How Insurance Works in the Car Shipping Industry
Everyone shipping a car for the first time asks us the same question: “How does insurance work?” Car shippers have their own types of insurance policies; here is how it works in our business.
In order to do business legally, a carrier must have a certain amount of liability and cargo insurance, which varies depending on the type of truck, size of truck, and the type of cargo it will carry.
Most commonly, carriers are covered up to $1,000,000 for liabilities such as lawsuits and other third-party insurance claims.
Cargo insurance, on the other hand, will cover risks of loss or damage to the freight on the truck. If the carrier uses small trailers like a 1-4 open car carrier, coverage ranging from $175,000-$250,000 will be fine. When the carrier has larger trucks with 7-10 car open trailers, you should put their insurance under closer scrutiny. We require any carrier we do business with to have at least $500,000 in cargo insurance for larger trucks because, in the event of a major claim, we need to make sure all freight is covered in full. For an open 10 car carrier, that would cover $50,000 per car, which is more than the value of most cars on an open trailer. For enclosed car carriers, which haul collectible cars and exotics, you will need to ensure that the carrier has even more insurance to cover their freight.
Cheap shipping quotes are usually a result of lower quality equipment and lower insurance, leading to lower insurance overheads. If you like to gamble with your assets, then shopping around for the cheapest option might be fun. However, if you value your car and peace of mind, make sure your carrier has sufficient coverage to ship your vehicle. Ask for a certificate of insurance when you get a quote to confirm you are working with a respectable outfit.
What is the deductible?
Most trucking companies are not going to want to file a claim, as it could, and most likely will, affect their insurance premiums in the following year. The transportation industry is known for having low margins as it is, and any increase in expenses could put them out of business very quickly. Most carriers will opt to take a higher deductible in order to get the cheapest premium possible and therefore end up paying out of pocket for most damage claims.
Does your carrier have the means to pay the high deductible?
This is a question that nobody asks. If your carrier damages your car, and they have a very high deductible (between $5,000 and $10,000), they may be unable to pay it, leaving you with a damaged car, or no car at all.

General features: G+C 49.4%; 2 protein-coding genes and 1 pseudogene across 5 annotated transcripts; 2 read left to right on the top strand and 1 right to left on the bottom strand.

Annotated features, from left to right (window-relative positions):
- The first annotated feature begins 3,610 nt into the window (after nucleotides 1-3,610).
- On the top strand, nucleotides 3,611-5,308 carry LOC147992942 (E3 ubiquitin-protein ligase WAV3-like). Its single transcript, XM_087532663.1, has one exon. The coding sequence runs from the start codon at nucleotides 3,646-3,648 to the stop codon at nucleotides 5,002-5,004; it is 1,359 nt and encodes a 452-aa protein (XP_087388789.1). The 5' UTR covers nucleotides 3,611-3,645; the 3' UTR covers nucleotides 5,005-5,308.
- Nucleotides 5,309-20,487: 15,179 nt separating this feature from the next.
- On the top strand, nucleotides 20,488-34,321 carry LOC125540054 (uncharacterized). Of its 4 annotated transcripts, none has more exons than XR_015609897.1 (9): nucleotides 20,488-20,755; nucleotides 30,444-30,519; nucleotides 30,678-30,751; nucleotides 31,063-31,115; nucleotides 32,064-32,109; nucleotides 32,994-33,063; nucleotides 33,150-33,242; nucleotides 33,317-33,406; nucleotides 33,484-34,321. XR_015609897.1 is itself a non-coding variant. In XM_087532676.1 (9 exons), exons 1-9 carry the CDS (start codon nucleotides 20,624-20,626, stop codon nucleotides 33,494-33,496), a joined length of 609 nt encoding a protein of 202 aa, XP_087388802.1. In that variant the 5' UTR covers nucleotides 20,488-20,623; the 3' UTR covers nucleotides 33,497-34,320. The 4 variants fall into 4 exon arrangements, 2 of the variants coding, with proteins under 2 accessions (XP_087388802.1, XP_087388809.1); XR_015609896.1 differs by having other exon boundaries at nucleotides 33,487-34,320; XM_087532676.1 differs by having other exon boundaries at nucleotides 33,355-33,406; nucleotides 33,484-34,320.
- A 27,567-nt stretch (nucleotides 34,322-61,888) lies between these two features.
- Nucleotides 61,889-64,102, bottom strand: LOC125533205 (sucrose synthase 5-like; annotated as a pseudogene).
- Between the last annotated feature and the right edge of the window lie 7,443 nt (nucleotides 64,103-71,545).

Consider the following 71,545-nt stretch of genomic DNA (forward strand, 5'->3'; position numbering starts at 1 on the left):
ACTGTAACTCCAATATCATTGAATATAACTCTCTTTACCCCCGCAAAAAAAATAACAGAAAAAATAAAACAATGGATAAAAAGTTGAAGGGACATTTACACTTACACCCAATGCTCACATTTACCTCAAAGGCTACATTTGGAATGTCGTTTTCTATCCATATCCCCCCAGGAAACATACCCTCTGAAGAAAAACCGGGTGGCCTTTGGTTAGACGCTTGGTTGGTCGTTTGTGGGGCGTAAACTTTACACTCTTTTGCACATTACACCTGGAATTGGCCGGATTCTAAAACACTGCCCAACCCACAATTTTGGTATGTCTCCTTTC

Your carrier won’t just tell you how much they have in their bank account, of course. Here are some ways to tell just how comfortable your proposed car shipper really is:
- Equipment should be well maintained, and reasonably new. Ask for photos of their trucks!
- The company should have a website. Any reputable company that takes pride in what they do will have some type of online presence showcasing their work and equipment.
- Company longevity is a factor. Auto transportation has a very low barrier to entry; anyone with a pickup truck and a Class A driver’s license can open up shop and book jobs on a load board. Those type of shippers are usually moving cars on a paycheck-to-paycheck basis, so they’ll have very little money in the bank. Look for a carrier with some history. If they have stood the test of time, chances are they have the money to cover their deductible.
Shipping a brand new car?
Have you ever heard of diminished value insurance? When I ask this question to a driver/ carrier most of the time I get an awkward silence. Since it is not a requirement to operate a truck, most insurance companies don’t educate their clients about it, and trucking companies are blissfully ignorant to the need until they damage a new car. Cargo Insurance might cover the repairs, but it will not be enough to cover the diminished value of the new car, and the car is considered tainted now that it has been damaged. It’s been used and abused! Its value will be much lower as a result.
Ask the right questions when you are shopping around for a good auto transport company, and remember that the cheapest option is not always going to be your best bet. There is a reason they’re the cheapest, and it’s not that they put the customer’s needs first.